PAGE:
I dunno, I would guess not from what was in his letter, and what I read of the early coverage of the case. It really does sound like dogfighting is a fairly under-the-radar crime (probably sensibly so in places where cops could be concentrating on violent crime or the such instead), and Michael Vick was just such a high-profile name that the rumor of his being behind the Bad Newz Kennels spread ultra-fast and was pursued by cops who probably would've ignored an otherwise non-descript kennel owner.


Posted by: Po-Mo Polymath | Link to this comment | 12-14-07 12:35 PM
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19: When I read the recent NYT article which featured a couple that were taking the dog to visit 'his grandparents', my visceral reaction was a faint hope that they'd have one day, in a famine-stricken war zone, to eat their dog. My viscera are not nice.


Posted by: Cala | Link to this comment | 12-14-07 12:37 PM
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Best line: "I purchased a a church for my pastor back in July". My father-in-law was a minister of a mainstream white collar church. He claimed that whenever a rich middle aged guy suddenly became both a big donor and an extremely active participant in the church, there was an indictment in his future and he was looking for a character witness. No one ever bought him an entire church though.

Both Michael Milken and Ivan Boesky becaame very interested in philanthropy when the feds started breathing down their necks. The Bill and Melinda Gates Foundation also began when Microsoft was being prosecuted under the antitrust laws, and Gates was presumably a "person of interest" (although I don't think he was ever indicted).


[quick check with google] Yep, Vick was indicted in July.


Posted by: unimaginative | Link to this comment | 12-14-07 12:40 PM
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I can understand, even with my child-like intellect, that what he did is really not as evil as if he'd done the same to a person but it still produces a visceral reaction. The letter stinks to me of "what I did was wrong but, you see, I'm a special snowflake with a reputation to protect," and that makes the bile churn even harder.


Posted by: Robust McManlyPants | Link to this comment | 12-14-07 12:43 PM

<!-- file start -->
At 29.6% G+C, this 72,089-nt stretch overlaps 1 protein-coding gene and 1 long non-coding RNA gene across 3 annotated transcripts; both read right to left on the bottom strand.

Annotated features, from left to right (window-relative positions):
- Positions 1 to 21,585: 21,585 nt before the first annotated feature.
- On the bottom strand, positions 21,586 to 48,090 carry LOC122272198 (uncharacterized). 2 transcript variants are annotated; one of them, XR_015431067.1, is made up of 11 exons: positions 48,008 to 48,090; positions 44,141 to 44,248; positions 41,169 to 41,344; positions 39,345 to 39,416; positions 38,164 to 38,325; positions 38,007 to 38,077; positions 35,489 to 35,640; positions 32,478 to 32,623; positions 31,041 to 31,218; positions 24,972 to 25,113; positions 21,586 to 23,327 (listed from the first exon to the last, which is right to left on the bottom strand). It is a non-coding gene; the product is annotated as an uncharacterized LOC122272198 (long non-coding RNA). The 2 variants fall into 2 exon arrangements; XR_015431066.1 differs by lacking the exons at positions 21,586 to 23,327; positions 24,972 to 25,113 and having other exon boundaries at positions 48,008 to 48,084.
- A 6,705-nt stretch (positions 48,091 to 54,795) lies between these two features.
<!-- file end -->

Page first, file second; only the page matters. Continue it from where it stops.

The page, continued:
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Comparing Vick to John Yoo is a terrible insult to Vick. Torturing humans and fighting dogs (some dogs like to fight) are pretty different.


Posted by: PerfectlyGoddamnDelightful | Link to this comment | 12-14-07 12:45 PM
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I can understand, even with my child-like intellect, that what he did is really not as evil as if he'd done the same to a person

You're categorical about this? I don't think I am. I'd regard it as less evil to kick Cheney in the teeth than to kick just about any tame dog.


Posted by: Michael | Link to this comment | 12-14-07 12:47 PM
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I'd regard it as less evil to kick Cheney in the teeth than to kick just about any tame dog.

Well, Jesus, Michael, way to stack the deck.


Posted by: Jackmormon | Link to this comment | 12-14-07 12:51 PM
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failing a court-ordered drug test pending sentencing on federal criminal charges

Why is a guy facing sentencing on charges completely unrelated to drugs in any way, shape, or form having to take a drug test?


Posted by: apostropher | Link to this comment | 12-14-07 12:52 PM
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...some dogs like to fight....

It's always the same goddamned excuse for doing to somebody else what you want to do to them: "some women like it," "she likes it," "some kids like it," "that kid liked it, honestly," "the dogs like it," "the servants like it," "the natives like it," etc., etc., et goddamned cetera.


Posted by: Flippanter | Link to this comment | 12-14-07 12:53 PM